IDB loan to Spanish company Isolux to finance renewable energy and energy infrastructure projects in Latin America


2 January 2013 – The Inter-American Development Bank (IDB) announced on 21 December 2012 that it has approved a $100 million corporate loan to the Spanish engineering and consulting company Isolux to help finance renewable energy and energy infrastructure projects in Latin America. The IDB support helps make up for a shortfall in commercial bank liquidity for project finance.

peru-solar-plantThe loan will support the new Majes and Repartición solar plant projects in Peru, with a total 40MW of installed capacity, which are the first large-scale solar installations in Latin America. In addition to diversifying Peru’s energy matrix, they will reduce 40,000 tons of C02 emissions annually while creating 260 construction jobs.

The loan is also expected to support the new 500 kV Taubate-Nova Iguaçu transmission line that will be located between the states of São Paulo and Rio de Janeiro, Brazil, a region that needs significant reinforcements to its basic transmission network. During construction, the project will employ more than 1,400 workers, 80 percent of them from surrounding communities.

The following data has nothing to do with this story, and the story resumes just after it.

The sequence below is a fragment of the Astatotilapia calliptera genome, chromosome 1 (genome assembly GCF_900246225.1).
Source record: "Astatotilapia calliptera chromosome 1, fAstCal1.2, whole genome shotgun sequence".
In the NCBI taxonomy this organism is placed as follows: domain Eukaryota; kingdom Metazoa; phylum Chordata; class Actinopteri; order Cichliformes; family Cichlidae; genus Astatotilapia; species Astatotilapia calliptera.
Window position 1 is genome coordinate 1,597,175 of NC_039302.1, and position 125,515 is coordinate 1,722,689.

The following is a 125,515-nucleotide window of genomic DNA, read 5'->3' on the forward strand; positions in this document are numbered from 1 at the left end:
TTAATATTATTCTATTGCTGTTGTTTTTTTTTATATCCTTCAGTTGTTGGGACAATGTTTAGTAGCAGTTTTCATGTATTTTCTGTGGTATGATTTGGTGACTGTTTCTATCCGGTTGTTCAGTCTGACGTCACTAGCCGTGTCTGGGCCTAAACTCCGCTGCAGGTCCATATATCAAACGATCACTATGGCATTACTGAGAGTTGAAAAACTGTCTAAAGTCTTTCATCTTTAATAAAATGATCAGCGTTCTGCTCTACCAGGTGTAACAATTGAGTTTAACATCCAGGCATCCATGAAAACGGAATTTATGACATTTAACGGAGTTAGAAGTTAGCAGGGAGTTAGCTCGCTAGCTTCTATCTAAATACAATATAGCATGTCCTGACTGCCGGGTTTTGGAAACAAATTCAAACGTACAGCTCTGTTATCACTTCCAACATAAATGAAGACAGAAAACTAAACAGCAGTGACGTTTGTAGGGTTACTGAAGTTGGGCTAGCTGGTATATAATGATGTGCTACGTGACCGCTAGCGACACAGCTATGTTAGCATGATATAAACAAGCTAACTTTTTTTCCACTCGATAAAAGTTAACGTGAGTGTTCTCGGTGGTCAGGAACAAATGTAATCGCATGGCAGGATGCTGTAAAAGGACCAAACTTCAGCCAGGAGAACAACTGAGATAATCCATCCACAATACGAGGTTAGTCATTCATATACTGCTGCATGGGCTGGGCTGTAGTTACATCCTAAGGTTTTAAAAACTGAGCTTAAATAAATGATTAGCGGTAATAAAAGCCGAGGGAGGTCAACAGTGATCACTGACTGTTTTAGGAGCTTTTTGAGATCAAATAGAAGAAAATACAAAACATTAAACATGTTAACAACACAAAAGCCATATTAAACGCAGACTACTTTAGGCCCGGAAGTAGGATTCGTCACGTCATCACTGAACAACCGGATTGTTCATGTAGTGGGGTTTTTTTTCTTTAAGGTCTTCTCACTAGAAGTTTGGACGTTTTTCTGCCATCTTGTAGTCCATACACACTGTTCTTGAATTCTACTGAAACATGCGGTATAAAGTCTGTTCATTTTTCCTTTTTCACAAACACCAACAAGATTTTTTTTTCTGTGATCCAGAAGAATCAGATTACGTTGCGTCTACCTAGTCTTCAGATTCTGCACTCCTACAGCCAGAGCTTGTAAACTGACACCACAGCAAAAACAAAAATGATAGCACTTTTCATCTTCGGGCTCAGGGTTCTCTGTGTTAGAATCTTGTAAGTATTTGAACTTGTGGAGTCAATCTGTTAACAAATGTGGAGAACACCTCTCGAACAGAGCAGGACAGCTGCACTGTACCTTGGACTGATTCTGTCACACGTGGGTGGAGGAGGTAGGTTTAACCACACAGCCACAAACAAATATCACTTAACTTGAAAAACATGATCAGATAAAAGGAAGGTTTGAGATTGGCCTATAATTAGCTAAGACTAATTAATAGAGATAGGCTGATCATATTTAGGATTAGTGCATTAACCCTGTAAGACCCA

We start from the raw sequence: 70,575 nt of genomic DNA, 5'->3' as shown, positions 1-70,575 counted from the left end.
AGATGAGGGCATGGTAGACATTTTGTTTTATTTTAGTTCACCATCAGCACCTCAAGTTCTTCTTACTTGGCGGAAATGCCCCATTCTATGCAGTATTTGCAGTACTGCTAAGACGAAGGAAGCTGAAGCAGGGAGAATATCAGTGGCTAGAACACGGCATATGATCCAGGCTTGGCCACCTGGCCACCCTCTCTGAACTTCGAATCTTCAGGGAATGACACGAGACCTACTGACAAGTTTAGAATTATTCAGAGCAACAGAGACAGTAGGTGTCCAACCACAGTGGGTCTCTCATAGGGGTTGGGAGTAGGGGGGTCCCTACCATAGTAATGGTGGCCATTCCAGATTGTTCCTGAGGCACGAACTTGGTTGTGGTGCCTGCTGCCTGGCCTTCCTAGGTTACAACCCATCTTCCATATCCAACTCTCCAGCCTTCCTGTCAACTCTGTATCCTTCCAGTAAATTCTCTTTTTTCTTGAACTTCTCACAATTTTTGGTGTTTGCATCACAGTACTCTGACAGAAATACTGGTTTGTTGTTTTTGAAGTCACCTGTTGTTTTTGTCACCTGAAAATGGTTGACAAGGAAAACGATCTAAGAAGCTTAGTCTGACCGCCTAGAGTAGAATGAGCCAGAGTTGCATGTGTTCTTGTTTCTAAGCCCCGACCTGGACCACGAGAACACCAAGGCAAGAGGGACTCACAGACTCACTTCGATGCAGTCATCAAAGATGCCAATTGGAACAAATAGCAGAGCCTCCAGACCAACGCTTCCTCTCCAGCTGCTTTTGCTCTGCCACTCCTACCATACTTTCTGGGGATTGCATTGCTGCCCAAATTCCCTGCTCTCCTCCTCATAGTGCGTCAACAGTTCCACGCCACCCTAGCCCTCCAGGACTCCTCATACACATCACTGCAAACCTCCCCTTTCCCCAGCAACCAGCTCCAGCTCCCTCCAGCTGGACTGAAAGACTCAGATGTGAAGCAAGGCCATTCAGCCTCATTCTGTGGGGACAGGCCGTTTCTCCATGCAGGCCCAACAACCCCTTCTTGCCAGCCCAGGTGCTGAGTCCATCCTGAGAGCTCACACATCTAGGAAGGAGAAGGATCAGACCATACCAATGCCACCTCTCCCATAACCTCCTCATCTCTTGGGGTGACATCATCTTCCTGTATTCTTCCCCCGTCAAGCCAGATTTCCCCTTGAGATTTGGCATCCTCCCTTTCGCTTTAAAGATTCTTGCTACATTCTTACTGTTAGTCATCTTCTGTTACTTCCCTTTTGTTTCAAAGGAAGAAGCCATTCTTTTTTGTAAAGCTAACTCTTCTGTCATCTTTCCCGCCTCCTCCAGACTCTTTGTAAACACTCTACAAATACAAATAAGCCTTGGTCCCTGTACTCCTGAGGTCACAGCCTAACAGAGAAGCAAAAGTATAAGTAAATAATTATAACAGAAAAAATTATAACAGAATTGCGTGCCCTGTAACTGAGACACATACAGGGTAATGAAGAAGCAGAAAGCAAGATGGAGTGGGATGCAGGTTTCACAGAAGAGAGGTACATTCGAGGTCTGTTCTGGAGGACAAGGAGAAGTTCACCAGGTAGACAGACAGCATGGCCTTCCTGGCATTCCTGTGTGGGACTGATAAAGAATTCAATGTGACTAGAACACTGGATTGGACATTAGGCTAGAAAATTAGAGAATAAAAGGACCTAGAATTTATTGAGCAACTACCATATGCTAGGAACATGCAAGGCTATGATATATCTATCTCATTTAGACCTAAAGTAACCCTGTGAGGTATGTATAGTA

“Not only will the loan strengthen the region’s energy security, but it will also help an international firm continue to build world-class renewable energy and electricity infrastructure in Latin America at a time when the global financial market downturn is making it difficult to mobilize adequate financing,” said Valentina Sequi, IDB project team leader.

The IDB financing was extended for a seven-year term including a grace period of two years.  For more information, go to http://www.iadb.org/en/projects/project-description-title,1303.html?id=RG-L1050

Established in 1959, the Inter-American Development Bank (IDB) is a source of multilateral financing for sustainable economic, social and institutional development in Latin America and the Caribbean.  Of the IDB’s 48 member countries, 22 are non-borrowing, providing capital and with voting representation in the Bank’s governance. The IDB has 26 borrowing member countries. Development in Latin America and the Caribbean boosts trade and investment opportunities for all IDB member countries.  Non-borrowing members also benefit in that only suppliers from member states can provide goods and services for IDB-financed projects.  More information about the IDB is at www.iadb.org.  For more about IDB projects, visit http://www.iadb.org/en/projects/projects,1229.html.

Source: Inter American Development Bank